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By Tom Keyser and Tom Keyser,Evening Sun Staff Michael A. Fletcher, Patrick Gilbert, Mark Bomster, Michelle Singletary, Raymond L. Sanchez and Patrick Ercolano contributed to this story | December 3, 1990
The organizers of the city's race-relations summit plan to meet this week to prepare a report summarizing the summit's workshops and detailing its various recommendations."
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NEWS
By Thomas V. DiBacco | February 22, 2014
My wife of 55 years, Mallie, recently passed away in our home in South Florida after a hard-fought, three-year battle with stage-four lung cancer, although she never smoked, consumed alcoholic beverages, or, for that matter, ate red meat. But excruciating as it was to serve as her caregiver - and to ponder incessantly why a disease so unrelated to her lifestyle befell her - the ordeal brought into focus a neglected side of the current debates over immigration policy as well as the debate suggesting the decline of race relations.
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NEWS
March 18, 1992
A survey conducted for People for the American Way, a liberal civil rights group in Washington, shows that 50 percent of Americans between the ages of 15 and 24 feel that race relations in the United States are "generally bad." Also, more than 50 percent feel pessimistic about America's future, although 37 percent think the best for the country still is ahead.The Evening Sun would like to know what you think. Are race relations better or worse than 10 years ago? Do you feel optimistic or pessimistic about the country's future?
NEWS
By Jonah Goldberg | November 21, 2013
In Britain to promote her film "The Butler," Oprah Winfrey gave an interview to the BBC this month. Not surprisingly, she promoted her movie about race relations in the White House with comments about race relations and the White House. The BBC's Will Gompertz asked: "Has it ever crossed your mind that some of the treatment of Obama and the challenges he's faced and some of the reporting he's received is because he's an African-American?" Now there's a fresh take. Either Mr. Gompertz has been handcuffed to a radiator in someone's windowless basement for the last five years or, more likely, he was riffing off the suggested questions Ms. Winfrey's PR team handed out to interviewers.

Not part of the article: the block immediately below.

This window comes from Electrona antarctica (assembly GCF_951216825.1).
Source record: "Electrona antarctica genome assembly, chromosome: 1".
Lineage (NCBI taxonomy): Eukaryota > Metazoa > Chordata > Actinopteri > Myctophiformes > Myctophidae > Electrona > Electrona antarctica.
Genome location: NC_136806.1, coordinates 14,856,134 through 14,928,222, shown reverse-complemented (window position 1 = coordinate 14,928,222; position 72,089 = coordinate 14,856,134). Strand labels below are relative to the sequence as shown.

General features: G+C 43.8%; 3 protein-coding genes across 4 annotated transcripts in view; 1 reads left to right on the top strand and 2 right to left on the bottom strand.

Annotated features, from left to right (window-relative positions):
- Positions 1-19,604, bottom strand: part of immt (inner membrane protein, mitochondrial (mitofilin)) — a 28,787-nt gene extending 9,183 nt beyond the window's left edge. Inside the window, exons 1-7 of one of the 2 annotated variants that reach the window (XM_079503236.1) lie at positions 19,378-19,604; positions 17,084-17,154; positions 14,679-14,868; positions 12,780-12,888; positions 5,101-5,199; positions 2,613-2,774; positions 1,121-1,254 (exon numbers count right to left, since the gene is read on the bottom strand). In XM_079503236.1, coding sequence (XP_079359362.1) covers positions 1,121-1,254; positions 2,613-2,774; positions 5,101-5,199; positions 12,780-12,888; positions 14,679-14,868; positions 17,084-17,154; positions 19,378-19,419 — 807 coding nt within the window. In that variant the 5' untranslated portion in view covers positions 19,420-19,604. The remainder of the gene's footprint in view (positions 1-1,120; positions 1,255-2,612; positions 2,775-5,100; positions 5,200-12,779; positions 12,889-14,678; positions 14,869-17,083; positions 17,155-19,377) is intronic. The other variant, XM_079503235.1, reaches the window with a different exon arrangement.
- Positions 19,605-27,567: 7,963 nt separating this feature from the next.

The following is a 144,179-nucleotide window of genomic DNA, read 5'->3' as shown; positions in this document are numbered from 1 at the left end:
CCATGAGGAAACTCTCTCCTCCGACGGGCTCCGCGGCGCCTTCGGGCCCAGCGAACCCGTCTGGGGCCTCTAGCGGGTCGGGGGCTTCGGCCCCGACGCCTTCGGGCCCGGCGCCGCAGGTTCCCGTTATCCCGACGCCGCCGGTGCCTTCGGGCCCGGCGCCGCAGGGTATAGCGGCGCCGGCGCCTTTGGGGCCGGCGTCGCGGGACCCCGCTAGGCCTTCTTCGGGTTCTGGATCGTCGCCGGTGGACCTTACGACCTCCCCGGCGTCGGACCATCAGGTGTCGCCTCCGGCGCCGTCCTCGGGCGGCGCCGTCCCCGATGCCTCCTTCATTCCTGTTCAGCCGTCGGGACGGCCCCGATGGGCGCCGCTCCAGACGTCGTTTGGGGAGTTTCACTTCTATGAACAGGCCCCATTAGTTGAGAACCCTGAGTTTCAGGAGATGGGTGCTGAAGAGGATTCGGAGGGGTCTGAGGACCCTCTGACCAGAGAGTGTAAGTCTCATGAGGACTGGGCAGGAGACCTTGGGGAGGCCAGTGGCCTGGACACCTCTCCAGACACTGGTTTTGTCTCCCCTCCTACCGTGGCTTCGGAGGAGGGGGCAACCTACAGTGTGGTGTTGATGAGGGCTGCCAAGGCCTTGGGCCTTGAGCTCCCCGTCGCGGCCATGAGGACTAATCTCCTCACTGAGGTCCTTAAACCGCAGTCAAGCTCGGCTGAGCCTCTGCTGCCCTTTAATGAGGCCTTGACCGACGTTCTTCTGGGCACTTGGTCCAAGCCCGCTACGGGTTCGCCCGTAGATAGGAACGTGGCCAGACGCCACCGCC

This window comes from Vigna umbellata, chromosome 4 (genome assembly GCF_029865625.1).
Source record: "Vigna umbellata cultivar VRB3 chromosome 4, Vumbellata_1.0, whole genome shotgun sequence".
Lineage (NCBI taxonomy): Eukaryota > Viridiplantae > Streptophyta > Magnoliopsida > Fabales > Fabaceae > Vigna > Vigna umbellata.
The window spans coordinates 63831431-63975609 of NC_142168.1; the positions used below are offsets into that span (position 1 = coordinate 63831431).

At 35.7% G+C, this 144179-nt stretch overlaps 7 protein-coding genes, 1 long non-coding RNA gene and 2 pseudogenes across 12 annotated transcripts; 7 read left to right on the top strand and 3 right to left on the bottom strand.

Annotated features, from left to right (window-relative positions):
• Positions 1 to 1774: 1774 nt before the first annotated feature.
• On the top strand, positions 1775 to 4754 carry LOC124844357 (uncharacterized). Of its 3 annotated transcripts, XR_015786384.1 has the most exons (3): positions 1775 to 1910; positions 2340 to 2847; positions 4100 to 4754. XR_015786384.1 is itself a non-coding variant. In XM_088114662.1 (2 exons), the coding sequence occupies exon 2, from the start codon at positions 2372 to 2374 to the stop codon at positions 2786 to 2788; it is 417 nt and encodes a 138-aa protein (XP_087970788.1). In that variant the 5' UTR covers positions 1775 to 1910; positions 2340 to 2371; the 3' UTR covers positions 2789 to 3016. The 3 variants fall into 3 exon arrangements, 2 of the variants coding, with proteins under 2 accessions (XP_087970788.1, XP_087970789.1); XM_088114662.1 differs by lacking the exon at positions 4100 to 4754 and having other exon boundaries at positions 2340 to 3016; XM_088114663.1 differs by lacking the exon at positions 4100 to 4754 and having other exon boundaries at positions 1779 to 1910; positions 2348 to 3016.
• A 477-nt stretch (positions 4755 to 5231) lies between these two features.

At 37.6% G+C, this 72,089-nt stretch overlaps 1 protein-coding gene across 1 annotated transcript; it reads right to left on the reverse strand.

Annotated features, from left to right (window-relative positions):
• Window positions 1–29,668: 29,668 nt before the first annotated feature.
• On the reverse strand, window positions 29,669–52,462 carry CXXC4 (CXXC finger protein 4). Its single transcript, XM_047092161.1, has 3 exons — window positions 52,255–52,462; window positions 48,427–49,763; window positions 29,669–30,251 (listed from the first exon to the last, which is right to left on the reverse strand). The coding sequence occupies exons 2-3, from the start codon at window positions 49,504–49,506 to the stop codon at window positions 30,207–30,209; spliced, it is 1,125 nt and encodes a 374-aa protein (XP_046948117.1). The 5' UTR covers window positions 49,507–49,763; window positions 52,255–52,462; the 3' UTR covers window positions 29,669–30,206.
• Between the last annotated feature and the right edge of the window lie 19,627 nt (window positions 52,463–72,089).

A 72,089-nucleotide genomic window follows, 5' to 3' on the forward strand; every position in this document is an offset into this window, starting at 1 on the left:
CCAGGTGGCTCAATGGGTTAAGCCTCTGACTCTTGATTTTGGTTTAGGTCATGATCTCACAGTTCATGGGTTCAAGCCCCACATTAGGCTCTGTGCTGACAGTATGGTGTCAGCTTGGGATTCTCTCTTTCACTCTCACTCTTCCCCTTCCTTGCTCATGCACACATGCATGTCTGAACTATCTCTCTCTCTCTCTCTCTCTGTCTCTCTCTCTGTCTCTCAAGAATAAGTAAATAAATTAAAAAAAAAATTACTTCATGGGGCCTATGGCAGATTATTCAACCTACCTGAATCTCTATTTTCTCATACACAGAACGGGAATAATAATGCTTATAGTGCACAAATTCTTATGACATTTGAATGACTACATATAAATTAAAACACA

NEWS
By Frederick N. Rasmussen, The Baltimore Sun | February 5, 2011
When Sidney Hollander Sr., the legendary Baltimore civil rights and social activist, celebrated his 90th birthday in 1972, he reflected on his life's work seeking equality for those who had long been denied it. "I was always warned by my conservative friends that if you give Negroes one finger, they'll want the whole hand," he told a Sun reporter at the time. "That's what I'm for. If they get the whole hand, then they'll finally be equal. "We've broken down a lot of the taboos and restrictions, but we haven't broken down the emotions behind those taboos and restrictions," he said.
NEWS
By Norris West | June 22, 1997
THE PRESIDENT'S idea to open a national dialogue on race was not exactly new to James E. Henson Sr.Howard County's human rights administrator has assembled people from various backgrounds to talk candidly about race relations for the last 15 months.I have my doubts about whether efforts by President Clinton or Mr. Henson will fundamentally improve race relations and lead to better public local and national policies, but the discussion is worthwhile.Study circles conceptThe "study circles" concept that Mr. Henson introduced to Howard County brings together diverse groups to sit around a table as equals.
NEWS
By Wiley A. Hall 3rd | September 3, 1992
I managed to intercept the playwright, J. Annette Barnes, before she could disappear backstage.This was Monday at Catonsville Community College, where a workshop on race relations on college campuses was geared to high school and college counselors and administrators and community groups that work with young people. Barnes' play, "Watcha Gonna Do?" was to be the focal point of the workshop and a discussion group that followed.She was directing. Curtain time was minutes away."There aren't going to be any answers to the problem of race relations in this play because I don't know what the answers are," said Barnes.
NEWS
By ELLEN GAMERMAN | December 25, 1994
A recent series of hate crimes in Annapolis has exposed a side of this historic city that rarely makes the glossy guidebooks or the guided tour: its complicated and sometimes troubled legacy of race relations."
NEWS
By Kevin Rector, The Baltimore Sun | November 9, 2013
On a brisk afternoon 50 years ago, Timothy Hyman snapped pictures as officials cut a ribbon to open the newest stretch of Interstate 95, connecting Baltimore to Delaware and onward north to Maine. Amid the large crowd gathered at the Maryland-Delaware border, Hyman still remembers the civil rights advocates picketing just outside his frame, calling for the interstate to be interracial and to further advance their cause. In that moment, Hyman said he saw a dual promise - of travel without congestion, but also without oppression.